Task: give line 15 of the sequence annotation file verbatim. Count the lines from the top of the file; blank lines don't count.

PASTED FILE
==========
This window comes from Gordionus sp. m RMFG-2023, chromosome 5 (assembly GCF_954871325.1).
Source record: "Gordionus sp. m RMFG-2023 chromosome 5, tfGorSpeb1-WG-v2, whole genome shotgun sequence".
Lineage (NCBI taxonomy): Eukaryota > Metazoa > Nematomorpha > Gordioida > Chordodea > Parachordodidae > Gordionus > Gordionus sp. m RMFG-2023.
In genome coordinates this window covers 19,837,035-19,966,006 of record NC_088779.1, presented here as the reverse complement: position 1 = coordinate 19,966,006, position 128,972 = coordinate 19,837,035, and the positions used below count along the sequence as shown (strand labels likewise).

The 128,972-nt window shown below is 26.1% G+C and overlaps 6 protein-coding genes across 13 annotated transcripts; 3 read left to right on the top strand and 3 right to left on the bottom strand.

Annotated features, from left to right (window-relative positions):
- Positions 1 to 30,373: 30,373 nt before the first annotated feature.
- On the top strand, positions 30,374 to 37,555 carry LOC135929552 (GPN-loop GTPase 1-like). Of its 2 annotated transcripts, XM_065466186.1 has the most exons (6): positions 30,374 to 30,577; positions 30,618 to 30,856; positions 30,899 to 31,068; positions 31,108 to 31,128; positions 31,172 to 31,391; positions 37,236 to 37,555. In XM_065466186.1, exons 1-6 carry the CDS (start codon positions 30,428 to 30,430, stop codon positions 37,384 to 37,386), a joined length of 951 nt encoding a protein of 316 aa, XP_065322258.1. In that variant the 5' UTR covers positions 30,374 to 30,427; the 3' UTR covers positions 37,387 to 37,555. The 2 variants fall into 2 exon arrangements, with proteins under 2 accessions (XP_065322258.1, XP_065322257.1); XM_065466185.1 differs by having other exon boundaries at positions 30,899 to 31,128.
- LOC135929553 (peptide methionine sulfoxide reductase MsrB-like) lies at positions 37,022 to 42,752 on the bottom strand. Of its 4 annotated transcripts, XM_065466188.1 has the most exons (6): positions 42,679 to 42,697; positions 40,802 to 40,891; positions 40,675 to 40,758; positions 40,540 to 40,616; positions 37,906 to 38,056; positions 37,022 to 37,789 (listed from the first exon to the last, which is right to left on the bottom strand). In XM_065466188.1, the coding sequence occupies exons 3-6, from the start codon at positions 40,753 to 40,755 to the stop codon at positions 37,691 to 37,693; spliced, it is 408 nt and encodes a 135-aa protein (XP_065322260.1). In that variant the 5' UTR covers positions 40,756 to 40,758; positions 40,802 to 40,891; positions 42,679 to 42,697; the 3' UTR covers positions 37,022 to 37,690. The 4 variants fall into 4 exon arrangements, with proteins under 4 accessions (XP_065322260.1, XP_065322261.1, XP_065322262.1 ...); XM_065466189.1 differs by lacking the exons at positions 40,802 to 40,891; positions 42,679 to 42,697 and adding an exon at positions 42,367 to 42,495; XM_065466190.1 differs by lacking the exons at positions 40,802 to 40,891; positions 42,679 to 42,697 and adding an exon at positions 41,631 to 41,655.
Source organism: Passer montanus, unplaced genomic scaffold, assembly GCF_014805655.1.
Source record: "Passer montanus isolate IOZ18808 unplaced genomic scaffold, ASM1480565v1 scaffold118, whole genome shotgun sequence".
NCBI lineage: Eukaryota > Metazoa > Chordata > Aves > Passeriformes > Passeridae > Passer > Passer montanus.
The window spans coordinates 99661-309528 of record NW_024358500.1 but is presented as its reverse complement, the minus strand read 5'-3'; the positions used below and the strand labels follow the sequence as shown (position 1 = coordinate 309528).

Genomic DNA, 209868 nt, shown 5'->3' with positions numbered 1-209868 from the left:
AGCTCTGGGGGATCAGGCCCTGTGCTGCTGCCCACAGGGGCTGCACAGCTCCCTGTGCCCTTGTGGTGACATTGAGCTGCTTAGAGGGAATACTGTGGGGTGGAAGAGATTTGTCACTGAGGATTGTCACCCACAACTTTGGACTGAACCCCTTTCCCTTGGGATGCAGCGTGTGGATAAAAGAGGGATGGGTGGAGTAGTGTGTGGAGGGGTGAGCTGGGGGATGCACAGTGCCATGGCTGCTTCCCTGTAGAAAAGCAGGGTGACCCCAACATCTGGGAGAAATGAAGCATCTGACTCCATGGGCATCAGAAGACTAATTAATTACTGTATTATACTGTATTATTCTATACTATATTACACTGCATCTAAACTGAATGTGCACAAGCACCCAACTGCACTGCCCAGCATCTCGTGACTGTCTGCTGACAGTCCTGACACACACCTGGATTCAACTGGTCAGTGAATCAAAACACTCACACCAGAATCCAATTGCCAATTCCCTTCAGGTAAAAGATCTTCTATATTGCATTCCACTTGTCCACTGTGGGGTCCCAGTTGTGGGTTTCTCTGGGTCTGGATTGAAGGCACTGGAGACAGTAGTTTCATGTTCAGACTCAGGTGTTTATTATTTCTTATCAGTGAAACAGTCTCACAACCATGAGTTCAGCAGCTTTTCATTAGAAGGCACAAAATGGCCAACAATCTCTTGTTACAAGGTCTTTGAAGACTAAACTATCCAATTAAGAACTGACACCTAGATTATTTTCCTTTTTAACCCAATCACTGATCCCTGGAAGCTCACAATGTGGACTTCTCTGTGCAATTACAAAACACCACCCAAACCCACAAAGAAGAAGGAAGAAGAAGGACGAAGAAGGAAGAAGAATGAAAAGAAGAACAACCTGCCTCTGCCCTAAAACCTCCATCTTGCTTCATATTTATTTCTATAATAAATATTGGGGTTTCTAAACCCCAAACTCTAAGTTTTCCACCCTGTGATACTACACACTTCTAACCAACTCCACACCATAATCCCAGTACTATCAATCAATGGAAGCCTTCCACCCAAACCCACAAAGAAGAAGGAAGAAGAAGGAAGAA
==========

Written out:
AGCTCTGGGGGATCAGGCCCTGTGCTGCTGCCCACAGGGGCTGCACAGCTCCCTGTGCCCTTGTGGTGACATTGAGCTGCTTAGAGGGAATACTGTGGGGTGGAAGAGATTTGTCACTGAGGATTGTCACCCACAACTTTGGACTGAACCCCTTTCCCTTGGGATGCAGCGTGTGGATAAAAGAGGGATGGGTGGAGTAGTGTGTGGAGGGGTGAGCTGGGGGATGCACAGTGCCATGGCTGCTTCCCTGTAGAAAAGCAGGGTGACCCCAACATCTGGGAGAAATGAAGCATCTGACTCCATGGGCATCAGAAGACTAATTAATTACTGTATTATACTGTATTATTCTATACTATATTACACTGCATCTAAACTGAATGTGCACAAGCACCCAACTGCACTGCCCAGCATCTCGTGACTGTCTGCTGACAGTCCTGACACACACCTGGATTCAACTGGTCAGTGAATCAAAACACTCACACCAGAATCCAATTGCCAATTCCCTTCAGGTAAAAGATCTTCTATATTGCATTCCACTTGTCCACTGTGGGGTCCCAGTTGTGGGTTTCTCTGGGTCTGGATTGAAGGCACTGGAGACAGTAGTTTCATGTTCAGACTCAGGTGTTTATTATTTCTTATCAGTGAAACAGTCTCACAACCATGAGTTCAGCAGCTTTTCATTAGAAGGCACAAAATGGCCAACAATCTCTTGTTACAAGGTCTTTGAAGACTAAACTATCCAATTAAGAACTGACACCTAGATTATTTTCCTTTTTAACCCAATCACTGATCCCTGGAAGCTCACAATGTGGACTTCTCTGTGCAATTACAAAACACCACCCAAACCCACAAAGAAGAAGGAAGAAGAAGGACGAAGAAGGAAGAAGAATGAAAAGAAGAACAACCTGCCTCTGCCCTAAAACCTCCATCTTGCTTCATATTTATTTCTATAATAAATATTGGGGTTTCTAAACCCCAAACTCTAAGTTTTCCACCCTGTGATACTACACACTTCTAACCAACTCCACACCATAATCCCAGTACTATCAATCAATGGAAGCCTTCCACCCAAACCCACAAAGAAGAAGGAAGAAGAAGGAAGAA